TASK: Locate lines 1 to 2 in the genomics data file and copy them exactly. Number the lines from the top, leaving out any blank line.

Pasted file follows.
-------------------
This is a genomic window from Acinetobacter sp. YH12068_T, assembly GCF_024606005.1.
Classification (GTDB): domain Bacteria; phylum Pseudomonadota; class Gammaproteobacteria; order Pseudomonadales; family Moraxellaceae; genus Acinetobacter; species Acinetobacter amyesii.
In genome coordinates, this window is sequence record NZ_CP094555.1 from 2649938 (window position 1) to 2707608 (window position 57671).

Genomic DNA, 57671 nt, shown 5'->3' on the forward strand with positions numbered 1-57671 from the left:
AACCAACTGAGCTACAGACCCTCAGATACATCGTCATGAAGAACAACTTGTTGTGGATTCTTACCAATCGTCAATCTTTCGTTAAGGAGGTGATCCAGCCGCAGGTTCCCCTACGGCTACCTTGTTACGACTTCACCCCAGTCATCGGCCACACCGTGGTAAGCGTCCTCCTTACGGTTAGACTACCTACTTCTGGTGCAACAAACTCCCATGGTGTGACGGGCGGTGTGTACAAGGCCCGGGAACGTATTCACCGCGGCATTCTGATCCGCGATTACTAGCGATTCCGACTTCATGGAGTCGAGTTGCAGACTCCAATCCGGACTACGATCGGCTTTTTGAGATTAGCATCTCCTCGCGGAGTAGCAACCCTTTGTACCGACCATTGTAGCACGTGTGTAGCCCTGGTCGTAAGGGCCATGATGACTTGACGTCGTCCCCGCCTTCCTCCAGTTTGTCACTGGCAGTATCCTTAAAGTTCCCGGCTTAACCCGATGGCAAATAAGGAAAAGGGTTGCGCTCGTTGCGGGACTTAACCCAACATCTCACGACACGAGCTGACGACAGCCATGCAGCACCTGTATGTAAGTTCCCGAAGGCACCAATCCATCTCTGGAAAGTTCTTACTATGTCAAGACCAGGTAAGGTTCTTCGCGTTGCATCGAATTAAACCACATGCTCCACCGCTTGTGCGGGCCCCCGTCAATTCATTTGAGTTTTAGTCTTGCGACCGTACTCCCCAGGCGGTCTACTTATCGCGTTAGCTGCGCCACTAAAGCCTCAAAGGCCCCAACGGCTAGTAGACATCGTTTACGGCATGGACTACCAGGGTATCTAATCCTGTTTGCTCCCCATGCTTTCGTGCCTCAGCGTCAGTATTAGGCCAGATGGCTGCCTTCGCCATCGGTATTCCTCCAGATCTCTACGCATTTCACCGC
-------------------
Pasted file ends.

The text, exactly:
This is a genomic window from Acinetobacter sp. YH12068_T, assembly GCF_024606005.1.
Classification (GTDB): domain Bacteria; phylum Pseudomonadota; class Gammaproteobacteria; order Pseudomonadales; family Moraxellaceae; genus Acinetobacter; species Acinetobacter amyesii.